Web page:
Trenton Mayor Kyle Stack, a 'champion' for the city, dies at age 62
Trenton Mayor Kyle Stack is being remembered Saturday as a "tireless champion" for her city after her sudden death Friday.
The Trenton Police Department confirmed that Stack died around 11 p.m. Friday after suffering a heart attack. Stack had just been reelected in November to her third four-year term. She was 62.
Trenton Mayor Pro Tem Steven Rzeppa told The News he had known Stack for about 20 years and she "cared so deeply about our community."
"To say it's shocking is a bit of an understatement," said Rzeppa, 27, who first met Stack as a child while his mother worked alongside her in the clerk's office.
Rzeppa, who will now step in as the city's interim mayor in the wake of Stack's passing, reflected Saturday on the contributions she made in the city of about 18,000 residents.
Under her tenure, he noted, the city made strides in developing its downtown corridor and ensuring tear down and environmental remediation work at the former McLouth Steel site on Jefferson.
"She was involved in any organization you can possibly imagine. It was the true, classic definition of a public servant," he said. "She was friendly and caring and a good person to be around."
Wayne County Executive Warren Evans issued a statement Saturday, calling Stack's passing "a great loss" for the county.
"She and I worked closely together on the redevelopment of the long abandoned McLouth Steel plant as well as improvements to Elizabeth Park and the nature preserve to strengthen Trenton and Downriver," Evans said in a provided statement. "I knew her to be a tireless champion for Trenton residents. My thoughts and prayers are with her family and loved ones as we mourn her passing."
Stack was first elected mayor of Trenton in 2011 and won reelection in 2015 and most recently on Nov. 5, according to the city's website.
Prior to becoming the city's mayor, Stack served as Trenton's city clerk for 26 years and formerly in the city's parks and recreation office, making her first bid for mayor after retiring.
The Henry Ford Community College graduate had been a member of the Trenton Rotary Club and was its first woman president.
Rzeppa said that Stack had gone into the hospital Friday afternoon. Things later took a turn for the worse and friends and colleagues learned that she'd passed away later that night.
"Kyle was Trenton. The impact she made on our community is immeasurable, and I will miss her immensely," he added in a provided statement. "As a community we will all work together, in Kyle's memory, to do right by the people of Trenton in this transition. We must keep Kyle's husband Bill Jasman and their entire family and loved ones in our thoughts and prayers."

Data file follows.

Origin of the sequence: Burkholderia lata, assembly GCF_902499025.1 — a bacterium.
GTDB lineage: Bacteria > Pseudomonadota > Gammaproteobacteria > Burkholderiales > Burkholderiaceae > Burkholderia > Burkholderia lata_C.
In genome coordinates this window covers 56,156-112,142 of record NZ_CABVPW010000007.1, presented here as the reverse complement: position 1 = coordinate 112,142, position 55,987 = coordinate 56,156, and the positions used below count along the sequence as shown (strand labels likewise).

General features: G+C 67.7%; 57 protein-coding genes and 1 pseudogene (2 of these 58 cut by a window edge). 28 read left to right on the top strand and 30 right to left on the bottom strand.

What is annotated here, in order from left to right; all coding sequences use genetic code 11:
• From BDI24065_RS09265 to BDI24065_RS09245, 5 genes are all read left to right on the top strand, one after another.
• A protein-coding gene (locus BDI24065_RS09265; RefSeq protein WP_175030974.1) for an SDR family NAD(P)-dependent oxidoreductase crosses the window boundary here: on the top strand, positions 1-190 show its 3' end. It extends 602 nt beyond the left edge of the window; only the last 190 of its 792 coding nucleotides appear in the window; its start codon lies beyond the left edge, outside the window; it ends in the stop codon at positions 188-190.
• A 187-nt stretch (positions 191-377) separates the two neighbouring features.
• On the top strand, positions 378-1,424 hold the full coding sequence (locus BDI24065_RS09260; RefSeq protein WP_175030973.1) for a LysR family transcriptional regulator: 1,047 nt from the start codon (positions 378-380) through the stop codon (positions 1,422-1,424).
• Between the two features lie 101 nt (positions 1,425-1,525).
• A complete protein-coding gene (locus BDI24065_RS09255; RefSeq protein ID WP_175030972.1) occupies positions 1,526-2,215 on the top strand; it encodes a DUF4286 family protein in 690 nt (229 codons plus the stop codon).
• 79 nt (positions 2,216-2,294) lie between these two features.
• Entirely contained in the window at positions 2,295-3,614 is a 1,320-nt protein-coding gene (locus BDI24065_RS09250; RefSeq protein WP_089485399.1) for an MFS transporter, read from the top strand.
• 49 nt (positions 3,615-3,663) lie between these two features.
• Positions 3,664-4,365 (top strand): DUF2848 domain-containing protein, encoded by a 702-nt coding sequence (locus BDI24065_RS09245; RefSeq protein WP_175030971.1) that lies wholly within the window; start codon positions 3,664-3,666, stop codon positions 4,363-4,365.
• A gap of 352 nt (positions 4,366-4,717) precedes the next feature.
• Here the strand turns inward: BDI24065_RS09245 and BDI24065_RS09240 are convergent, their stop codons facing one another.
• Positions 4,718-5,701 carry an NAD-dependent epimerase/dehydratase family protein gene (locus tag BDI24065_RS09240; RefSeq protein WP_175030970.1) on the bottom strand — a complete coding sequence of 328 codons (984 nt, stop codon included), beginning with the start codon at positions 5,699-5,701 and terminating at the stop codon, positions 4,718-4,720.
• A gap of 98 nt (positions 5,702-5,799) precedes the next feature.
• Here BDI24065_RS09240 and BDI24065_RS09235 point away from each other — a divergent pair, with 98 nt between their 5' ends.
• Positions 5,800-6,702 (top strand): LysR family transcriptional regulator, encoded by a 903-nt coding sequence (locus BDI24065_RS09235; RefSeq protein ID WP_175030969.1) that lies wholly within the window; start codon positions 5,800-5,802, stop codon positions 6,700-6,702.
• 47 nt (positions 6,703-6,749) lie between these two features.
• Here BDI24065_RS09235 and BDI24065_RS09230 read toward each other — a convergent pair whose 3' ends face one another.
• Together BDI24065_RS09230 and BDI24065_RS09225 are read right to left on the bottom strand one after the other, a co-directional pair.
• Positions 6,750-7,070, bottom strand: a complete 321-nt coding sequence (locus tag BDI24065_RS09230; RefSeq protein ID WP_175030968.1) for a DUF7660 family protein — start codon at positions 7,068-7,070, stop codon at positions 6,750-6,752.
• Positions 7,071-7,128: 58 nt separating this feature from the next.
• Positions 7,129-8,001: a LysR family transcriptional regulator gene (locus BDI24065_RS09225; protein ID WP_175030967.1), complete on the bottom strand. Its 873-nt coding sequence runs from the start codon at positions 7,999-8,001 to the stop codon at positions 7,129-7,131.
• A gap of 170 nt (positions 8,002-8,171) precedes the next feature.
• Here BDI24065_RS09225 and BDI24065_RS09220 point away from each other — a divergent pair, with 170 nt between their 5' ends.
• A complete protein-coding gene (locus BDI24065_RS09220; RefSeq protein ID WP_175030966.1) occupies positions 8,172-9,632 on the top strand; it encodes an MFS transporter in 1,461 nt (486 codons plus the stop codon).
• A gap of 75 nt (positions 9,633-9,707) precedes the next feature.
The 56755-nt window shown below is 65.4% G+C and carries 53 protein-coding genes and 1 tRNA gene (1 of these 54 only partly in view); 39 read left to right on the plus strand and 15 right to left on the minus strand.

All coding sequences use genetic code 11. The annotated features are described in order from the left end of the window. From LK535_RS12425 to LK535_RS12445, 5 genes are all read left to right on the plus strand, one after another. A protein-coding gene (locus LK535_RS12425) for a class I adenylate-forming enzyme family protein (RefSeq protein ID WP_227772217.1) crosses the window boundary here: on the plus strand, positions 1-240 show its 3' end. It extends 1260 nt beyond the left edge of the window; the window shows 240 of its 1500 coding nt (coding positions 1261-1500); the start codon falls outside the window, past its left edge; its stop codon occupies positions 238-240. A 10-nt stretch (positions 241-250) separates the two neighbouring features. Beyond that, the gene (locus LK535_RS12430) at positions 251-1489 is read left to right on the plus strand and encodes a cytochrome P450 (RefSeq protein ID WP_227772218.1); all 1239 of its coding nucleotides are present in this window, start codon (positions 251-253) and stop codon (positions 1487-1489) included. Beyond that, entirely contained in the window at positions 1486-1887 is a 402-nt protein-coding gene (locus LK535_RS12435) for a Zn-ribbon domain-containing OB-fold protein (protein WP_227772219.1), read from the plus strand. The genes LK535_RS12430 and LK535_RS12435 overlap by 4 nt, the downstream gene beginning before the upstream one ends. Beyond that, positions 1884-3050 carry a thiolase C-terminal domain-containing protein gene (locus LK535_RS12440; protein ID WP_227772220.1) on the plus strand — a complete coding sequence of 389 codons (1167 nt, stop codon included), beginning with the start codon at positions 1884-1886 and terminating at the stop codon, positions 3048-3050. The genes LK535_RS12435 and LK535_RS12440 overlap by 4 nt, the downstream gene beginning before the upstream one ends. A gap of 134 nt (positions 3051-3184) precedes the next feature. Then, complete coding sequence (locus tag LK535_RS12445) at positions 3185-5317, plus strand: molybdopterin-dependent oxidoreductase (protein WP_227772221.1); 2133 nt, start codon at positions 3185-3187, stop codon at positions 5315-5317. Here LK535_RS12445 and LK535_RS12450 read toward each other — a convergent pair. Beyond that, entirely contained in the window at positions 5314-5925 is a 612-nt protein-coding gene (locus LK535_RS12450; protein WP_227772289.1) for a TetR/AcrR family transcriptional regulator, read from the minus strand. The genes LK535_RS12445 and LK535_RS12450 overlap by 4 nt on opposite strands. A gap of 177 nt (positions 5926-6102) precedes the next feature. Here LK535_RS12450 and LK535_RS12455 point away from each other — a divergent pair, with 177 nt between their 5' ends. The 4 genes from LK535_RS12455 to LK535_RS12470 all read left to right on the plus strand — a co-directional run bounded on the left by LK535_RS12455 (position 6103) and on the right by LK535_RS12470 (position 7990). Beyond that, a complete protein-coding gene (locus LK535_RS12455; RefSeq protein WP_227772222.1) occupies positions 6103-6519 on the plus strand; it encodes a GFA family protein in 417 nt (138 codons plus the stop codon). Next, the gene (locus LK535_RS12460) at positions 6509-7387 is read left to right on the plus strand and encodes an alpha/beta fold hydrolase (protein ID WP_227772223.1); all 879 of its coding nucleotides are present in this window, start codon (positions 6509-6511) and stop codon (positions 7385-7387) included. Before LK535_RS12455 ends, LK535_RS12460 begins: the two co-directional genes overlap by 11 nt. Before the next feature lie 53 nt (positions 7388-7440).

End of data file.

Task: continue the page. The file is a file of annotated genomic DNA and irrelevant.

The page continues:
U.S. Rep. Debbie Dingell, D-Dearborn, counted Stack as a partner and close friend and said she will be giving a eulogy for Stack during a Wednesday visitation and service at Trenton City Hall.
"Kyle was the person that everybody went to. She always had a smile, she was always optimistic," said Dingell. "If a group Downriver was doing good, she somehow touched it. Kyle is going to be a huge hole in the hearts of a lot of people Downriver."
Members of the business community also shared condolences Saturday after learning of Stack's death.
Christine Estereicher, director of state relations for Fiat Chrysler Automobiles, said the company was saddened by Stack's passing and noted her advocacy for the city and residents that she loved.
"She also was a great partner and supporter of the FCA Trenton Engine Complex, and will be missed by the more than 1,800 employees," Estereicher said in a provided statement. "At this difficult time, we extend our deepest sympathies to her husband, family, friends, and the residents of Trenton."
Jim Wagner, a close family friend who considered Stack family, said the mayor gave her all to the city and was the type of person who never wanted to let anyone down.
As the city's former clerk, he said, she "took care of everybody" and "was the social worker of the community." She participated in multiple organizations including St. Vincent de Paul and the local Goodfellows.
"People had a financial problem, they went to Kyle Stack. She never told anybody no. She always tried to accommodate everybody," said Wagner, who previously worked as city administrator under Stack and is now a part-time as a consultant for Trenton as its economic development director. "Her heart was Trenton and she gave it her all."
A visitation will be held from 3:30 to 8 p.m. with a service at 7:30 p.m. Wednesday at Trenton City Hall, 2800 Third St. A funeral service is planned for 10 a.m. on Thursday at St. Joseph Catholic Church, 2565 3rd St., in Trenton.